Roche and Discuva extend agreement to develop target antimicrobials

pharmafile | February 22, 2017 | News story | Research and Development, Sales and Marketing Discuva, Roche 

Discuva, a drug discovery company based in Cambridge, UK, has announced that its collaboration with Roche, first agreed in 2014, has been extended until February 2018. The collaboration sees Discuva provide Roche with potential lead programmes that target Gram-negative pathogenic bacteria.

With antibiotic resistant bacteria becoming a more pressing global health issue, the collaboration aims to develop new antibiotics to fight the new generation of resistant bacteria.

“This contract amendment enables the programmes to benefit from the exceptional input of both parties and move the programmes more efficiently towards patients,” stated Dr David Williams, CEO of Discuva. “We are passionately committed to establishing a succession of novel antibiotics to meet the challenge that the growing threat of antimicrobial resistance represents.”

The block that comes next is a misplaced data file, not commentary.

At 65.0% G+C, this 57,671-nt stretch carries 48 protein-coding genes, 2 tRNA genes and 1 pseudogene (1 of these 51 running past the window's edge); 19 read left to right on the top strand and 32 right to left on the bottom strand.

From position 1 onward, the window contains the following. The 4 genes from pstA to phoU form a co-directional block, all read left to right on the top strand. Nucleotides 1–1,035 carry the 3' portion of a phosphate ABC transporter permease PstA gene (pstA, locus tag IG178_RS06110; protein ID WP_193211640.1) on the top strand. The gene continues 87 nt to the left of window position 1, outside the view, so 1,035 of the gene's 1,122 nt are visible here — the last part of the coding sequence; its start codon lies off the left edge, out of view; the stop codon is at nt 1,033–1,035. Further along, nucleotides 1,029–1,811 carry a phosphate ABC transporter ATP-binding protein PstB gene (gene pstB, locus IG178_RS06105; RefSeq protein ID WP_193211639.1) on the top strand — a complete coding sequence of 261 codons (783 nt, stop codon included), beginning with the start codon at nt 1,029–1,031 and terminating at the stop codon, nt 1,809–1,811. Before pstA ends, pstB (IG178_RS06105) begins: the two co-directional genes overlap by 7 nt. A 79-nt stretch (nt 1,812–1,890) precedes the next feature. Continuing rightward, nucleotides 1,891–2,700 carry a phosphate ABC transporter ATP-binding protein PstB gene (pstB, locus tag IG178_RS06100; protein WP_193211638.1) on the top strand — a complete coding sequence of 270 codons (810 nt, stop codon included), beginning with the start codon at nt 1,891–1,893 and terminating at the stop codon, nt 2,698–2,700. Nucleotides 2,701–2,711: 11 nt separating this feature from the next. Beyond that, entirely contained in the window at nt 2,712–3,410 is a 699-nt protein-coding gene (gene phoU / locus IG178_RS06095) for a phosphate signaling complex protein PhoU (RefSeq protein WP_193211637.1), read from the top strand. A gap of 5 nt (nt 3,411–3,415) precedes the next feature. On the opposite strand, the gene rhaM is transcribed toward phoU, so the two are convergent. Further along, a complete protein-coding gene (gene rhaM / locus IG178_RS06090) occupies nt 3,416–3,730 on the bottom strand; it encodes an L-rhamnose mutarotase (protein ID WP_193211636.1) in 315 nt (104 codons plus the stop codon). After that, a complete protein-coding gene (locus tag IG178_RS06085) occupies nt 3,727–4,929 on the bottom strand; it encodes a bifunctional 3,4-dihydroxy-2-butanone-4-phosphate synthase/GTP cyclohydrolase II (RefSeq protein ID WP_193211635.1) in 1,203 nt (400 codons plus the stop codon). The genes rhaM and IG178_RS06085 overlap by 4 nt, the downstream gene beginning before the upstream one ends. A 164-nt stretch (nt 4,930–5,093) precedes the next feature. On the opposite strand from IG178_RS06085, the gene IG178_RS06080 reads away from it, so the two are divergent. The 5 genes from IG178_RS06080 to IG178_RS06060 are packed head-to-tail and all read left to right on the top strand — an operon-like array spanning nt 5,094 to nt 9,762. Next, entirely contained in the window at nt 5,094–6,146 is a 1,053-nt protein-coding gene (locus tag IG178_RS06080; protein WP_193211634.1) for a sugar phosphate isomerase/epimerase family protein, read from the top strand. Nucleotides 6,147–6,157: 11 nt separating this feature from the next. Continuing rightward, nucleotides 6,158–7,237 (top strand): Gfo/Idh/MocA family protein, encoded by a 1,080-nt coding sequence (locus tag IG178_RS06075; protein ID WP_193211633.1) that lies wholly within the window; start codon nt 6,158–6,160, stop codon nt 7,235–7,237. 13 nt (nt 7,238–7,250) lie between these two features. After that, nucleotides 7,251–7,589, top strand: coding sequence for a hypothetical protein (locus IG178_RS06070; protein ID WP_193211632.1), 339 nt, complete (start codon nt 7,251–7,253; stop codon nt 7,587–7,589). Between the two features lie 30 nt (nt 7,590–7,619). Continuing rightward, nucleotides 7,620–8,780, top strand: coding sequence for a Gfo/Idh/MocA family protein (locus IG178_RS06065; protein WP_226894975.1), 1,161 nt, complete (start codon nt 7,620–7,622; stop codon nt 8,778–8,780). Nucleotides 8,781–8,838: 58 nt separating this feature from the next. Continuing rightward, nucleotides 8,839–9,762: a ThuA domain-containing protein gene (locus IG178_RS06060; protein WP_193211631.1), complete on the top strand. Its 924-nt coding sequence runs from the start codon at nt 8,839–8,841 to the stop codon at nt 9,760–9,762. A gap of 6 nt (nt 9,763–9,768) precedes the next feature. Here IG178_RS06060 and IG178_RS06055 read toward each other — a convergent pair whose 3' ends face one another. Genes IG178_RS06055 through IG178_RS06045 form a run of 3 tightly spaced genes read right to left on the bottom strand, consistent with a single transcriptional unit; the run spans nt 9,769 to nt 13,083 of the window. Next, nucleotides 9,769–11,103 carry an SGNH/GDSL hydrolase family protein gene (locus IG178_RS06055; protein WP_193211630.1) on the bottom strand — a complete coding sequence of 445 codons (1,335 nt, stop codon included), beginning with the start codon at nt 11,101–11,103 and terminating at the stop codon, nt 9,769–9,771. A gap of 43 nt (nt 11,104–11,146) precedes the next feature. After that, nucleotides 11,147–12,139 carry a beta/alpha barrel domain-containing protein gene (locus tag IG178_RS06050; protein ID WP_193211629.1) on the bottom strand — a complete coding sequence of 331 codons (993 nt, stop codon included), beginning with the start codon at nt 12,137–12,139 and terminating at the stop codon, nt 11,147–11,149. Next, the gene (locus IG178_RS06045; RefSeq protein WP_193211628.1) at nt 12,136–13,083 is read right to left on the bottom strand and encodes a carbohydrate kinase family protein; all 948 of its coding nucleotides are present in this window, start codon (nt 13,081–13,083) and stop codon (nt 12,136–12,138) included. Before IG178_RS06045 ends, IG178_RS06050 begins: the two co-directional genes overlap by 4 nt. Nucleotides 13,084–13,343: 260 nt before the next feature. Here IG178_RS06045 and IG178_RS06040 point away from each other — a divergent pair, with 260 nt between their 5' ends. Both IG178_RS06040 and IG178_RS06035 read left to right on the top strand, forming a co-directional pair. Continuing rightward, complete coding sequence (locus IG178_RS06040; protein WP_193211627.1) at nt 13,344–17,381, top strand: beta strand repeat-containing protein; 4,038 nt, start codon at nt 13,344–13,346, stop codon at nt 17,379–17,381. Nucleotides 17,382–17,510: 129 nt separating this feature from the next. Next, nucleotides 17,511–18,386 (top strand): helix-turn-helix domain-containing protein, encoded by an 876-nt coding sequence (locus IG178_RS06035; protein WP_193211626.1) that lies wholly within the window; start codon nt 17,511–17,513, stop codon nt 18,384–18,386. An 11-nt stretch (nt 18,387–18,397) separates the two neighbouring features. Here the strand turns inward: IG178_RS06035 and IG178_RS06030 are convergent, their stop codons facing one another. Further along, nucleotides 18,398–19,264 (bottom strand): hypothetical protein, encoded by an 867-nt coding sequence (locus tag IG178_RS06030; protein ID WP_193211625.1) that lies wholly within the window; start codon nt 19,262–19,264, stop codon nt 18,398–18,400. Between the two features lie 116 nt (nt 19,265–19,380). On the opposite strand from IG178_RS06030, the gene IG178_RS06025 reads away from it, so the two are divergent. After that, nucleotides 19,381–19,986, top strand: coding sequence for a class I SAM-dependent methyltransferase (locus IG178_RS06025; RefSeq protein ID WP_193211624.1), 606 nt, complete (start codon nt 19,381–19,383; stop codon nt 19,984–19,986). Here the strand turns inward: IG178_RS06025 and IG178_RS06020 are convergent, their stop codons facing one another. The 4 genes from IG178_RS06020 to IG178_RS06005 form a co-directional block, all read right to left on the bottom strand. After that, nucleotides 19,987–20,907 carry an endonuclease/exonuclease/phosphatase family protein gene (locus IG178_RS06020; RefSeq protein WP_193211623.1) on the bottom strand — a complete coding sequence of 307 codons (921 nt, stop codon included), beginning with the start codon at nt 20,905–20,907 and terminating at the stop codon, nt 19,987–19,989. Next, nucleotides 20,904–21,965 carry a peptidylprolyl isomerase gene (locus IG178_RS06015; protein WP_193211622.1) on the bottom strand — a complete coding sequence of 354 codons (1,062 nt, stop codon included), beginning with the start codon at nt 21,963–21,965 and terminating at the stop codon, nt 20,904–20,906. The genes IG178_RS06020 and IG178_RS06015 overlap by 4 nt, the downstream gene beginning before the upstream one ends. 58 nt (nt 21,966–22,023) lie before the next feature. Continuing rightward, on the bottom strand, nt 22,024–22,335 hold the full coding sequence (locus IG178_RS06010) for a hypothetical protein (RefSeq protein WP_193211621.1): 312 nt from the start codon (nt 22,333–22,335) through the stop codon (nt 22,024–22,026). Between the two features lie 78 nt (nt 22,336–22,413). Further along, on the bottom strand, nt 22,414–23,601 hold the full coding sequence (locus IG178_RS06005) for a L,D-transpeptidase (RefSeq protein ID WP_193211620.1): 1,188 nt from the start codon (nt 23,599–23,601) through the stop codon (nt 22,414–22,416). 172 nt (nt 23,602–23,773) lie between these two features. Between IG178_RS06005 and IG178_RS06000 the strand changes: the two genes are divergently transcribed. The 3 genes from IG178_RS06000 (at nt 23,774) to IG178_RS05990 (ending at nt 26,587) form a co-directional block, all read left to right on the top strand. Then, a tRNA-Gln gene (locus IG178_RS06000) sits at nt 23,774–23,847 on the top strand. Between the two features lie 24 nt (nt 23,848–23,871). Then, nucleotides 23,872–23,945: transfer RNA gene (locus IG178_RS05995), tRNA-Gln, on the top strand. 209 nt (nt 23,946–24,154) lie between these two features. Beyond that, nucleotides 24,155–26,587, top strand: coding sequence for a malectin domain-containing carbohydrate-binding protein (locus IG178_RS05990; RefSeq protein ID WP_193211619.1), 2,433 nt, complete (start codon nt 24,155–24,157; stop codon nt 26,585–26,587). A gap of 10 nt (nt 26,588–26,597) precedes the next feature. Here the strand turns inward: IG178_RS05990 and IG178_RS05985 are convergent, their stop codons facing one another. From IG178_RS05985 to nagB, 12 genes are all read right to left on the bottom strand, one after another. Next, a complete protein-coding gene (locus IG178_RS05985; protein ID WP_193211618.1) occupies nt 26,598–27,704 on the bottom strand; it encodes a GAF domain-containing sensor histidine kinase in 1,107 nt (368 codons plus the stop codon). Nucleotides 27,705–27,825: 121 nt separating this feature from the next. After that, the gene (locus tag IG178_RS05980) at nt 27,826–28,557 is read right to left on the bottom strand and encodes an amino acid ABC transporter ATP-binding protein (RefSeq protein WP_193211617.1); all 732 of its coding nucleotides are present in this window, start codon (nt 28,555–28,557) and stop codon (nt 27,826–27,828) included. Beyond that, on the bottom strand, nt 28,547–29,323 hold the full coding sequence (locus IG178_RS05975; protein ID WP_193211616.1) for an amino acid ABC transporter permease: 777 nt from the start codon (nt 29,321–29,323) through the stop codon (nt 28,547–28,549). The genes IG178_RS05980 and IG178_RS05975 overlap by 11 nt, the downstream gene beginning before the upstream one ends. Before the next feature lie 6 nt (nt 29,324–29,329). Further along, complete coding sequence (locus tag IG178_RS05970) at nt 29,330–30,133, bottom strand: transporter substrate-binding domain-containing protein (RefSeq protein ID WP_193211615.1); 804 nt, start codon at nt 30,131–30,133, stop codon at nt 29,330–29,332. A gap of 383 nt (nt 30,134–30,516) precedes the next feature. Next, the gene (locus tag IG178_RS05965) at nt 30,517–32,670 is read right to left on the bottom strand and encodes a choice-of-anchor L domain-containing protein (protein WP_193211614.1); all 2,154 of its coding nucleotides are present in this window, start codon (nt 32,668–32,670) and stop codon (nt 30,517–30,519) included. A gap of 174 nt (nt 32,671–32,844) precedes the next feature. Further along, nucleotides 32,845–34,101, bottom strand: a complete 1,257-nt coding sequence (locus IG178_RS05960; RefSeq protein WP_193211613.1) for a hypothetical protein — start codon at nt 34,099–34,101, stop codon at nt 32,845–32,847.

Discuva possesses SATIN (Selective Antibiotic Target IdentificatioN) sequencing and bioinformatics platform to identify new drug targets. The collaboration has so far produced ‘multiple’ potential candidates.

The original deal, signed in 2014, saw Discuva receive an up-front fee of $16 million and $175 million per lead identified. The deal would also see Discuva receive royalties on any commercial launch.

Discuva recently announced that it had received £1.5 million from Innovate UK, in the form of a Biomedical Catalyst grant. It received the grant in January of this year and is the second time it has received such a grant from Innovate UK – with the first being given in 2012, when Discuva first opened its laboratories.

The good news for Discuva comes at a time when there is more and more research being funnelled into antibiotic resistance. For instance, studies in China found antibiotic-resistant bacteria in samples taken along a 4km stretch of coast while another study found that flies were beginning to spread the bacteria further afield.

Ben Hargreaves

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